Ok, here's my recommendation. A good axe for what you describe, would be the Petzel Summit. They just don't do not come in long sizes, because nobody wants a long axe, you might as well be using trekking poles. That being said, this axe will get you up icy routes, I'm just using this model as an example. If you have to bend over that much, you should be relying on your feet, not an ice axe. Ice axes are shorter, because you are typically climbing steep ice and it's in your face or close to it. The recommendation by someone before me about getting Chouinard's book "Climbing Ice" is a very good idea, I had that book and that got me started. Your real issue is a mesh of gear and technique and not using one or both the correct way. I hope that doesn't sound condescending, sure not meant to be, but your lack of skillset cannot be overcome with gear. IME has a ton of consignment gear, it's not close to you, but you could always call them and see what kind of axes they have in the basement. I bought most of my axes there and they were all used.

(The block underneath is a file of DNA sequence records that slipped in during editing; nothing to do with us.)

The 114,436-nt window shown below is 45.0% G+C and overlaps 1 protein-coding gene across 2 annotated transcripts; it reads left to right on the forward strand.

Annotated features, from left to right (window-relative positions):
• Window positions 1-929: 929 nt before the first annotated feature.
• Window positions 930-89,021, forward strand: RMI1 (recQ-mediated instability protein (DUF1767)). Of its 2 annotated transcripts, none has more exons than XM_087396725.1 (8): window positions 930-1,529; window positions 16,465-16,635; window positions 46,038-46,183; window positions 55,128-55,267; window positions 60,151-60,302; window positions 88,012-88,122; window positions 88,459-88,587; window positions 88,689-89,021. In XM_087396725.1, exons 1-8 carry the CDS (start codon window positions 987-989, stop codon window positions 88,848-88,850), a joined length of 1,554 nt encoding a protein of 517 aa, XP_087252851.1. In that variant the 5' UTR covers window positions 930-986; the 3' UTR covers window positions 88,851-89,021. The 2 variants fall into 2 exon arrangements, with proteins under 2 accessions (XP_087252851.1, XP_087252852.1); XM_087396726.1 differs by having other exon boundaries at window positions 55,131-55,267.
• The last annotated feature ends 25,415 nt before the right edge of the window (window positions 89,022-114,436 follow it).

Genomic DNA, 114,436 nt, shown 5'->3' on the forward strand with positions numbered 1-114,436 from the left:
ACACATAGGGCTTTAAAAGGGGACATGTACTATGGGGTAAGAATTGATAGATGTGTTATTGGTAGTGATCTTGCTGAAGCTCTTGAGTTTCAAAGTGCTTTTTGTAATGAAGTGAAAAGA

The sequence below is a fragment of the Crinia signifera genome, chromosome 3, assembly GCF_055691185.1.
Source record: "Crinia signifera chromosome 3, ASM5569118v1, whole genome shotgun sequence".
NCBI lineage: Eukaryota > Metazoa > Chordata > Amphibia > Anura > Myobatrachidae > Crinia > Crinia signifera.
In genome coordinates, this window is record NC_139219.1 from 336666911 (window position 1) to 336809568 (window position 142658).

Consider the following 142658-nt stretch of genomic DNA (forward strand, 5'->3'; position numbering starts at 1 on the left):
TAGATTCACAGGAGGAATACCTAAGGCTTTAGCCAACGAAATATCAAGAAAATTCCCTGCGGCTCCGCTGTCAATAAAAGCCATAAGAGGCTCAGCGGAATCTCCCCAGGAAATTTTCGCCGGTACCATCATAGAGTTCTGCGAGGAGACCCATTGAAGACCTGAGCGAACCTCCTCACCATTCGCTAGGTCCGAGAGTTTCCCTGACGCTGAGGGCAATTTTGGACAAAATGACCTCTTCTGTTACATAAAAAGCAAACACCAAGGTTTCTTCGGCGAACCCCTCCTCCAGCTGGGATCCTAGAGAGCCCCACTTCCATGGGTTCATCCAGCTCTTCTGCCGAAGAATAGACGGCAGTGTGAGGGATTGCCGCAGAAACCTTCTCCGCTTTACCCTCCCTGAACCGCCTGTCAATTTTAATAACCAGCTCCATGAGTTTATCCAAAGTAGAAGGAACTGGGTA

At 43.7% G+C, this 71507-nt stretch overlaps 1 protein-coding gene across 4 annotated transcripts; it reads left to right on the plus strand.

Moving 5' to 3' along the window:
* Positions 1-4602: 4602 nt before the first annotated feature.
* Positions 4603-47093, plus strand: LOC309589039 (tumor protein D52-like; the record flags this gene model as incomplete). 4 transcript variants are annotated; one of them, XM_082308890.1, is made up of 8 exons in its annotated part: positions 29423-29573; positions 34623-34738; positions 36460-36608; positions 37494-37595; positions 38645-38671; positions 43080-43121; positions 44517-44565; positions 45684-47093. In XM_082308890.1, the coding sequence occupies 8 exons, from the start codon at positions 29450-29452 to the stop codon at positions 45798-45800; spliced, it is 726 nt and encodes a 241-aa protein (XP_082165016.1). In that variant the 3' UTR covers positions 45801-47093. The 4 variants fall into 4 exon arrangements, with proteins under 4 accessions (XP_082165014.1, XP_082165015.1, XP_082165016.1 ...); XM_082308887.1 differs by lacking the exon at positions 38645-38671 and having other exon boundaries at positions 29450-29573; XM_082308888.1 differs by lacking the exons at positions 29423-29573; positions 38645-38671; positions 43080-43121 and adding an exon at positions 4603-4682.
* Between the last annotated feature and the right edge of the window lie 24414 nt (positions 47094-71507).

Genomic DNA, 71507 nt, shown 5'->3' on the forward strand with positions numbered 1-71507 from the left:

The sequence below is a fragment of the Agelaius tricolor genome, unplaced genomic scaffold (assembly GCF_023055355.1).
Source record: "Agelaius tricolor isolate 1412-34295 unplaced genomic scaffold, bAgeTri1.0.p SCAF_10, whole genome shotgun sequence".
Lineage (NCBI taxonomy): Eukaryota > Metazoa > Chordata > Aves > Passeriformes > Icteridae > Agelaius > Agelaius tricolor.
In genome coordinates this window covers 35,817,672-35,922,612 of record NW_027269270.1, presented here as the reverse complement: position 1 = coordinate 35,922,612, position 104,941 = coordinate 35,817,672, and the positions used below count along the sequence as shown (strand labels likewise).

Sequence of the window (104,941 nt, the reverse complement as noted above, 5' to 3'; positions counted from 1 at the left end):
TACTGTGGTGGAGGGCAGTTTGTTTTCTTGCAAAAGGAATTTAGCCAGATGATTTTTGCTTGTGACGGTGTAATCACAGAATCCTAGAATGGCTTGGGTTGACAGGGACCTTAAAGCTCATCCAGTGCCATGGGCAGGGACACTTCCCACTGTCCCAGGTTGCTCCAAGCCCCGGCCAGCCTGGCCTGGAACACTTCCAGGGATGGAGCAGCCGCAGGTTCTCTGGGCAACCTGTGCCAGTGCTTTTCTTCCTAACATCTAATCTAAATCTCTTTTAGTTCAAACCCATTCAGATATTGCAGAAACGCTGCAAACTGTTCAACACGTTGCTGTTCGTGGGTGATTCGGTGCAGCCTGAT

15. #30
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    Quote Originally Posted by DayTrip View Post
    Is there such a thing as a general axe with a removable head where I could carry an angled pick for that rare ice bulge but mostly use the normal type pick for the usual conditions? Is that the kind of thing that could be changed easily in the field or is that something I'd have to decide on in advance and change at home?
    Chouinard used to make axes with removable picks and were called X-tools. That's the kind I have, with the classic pick: https://forums.redpointuniversity.co...on-1969-1989/9

    You would not want to change a pick while standing on front points.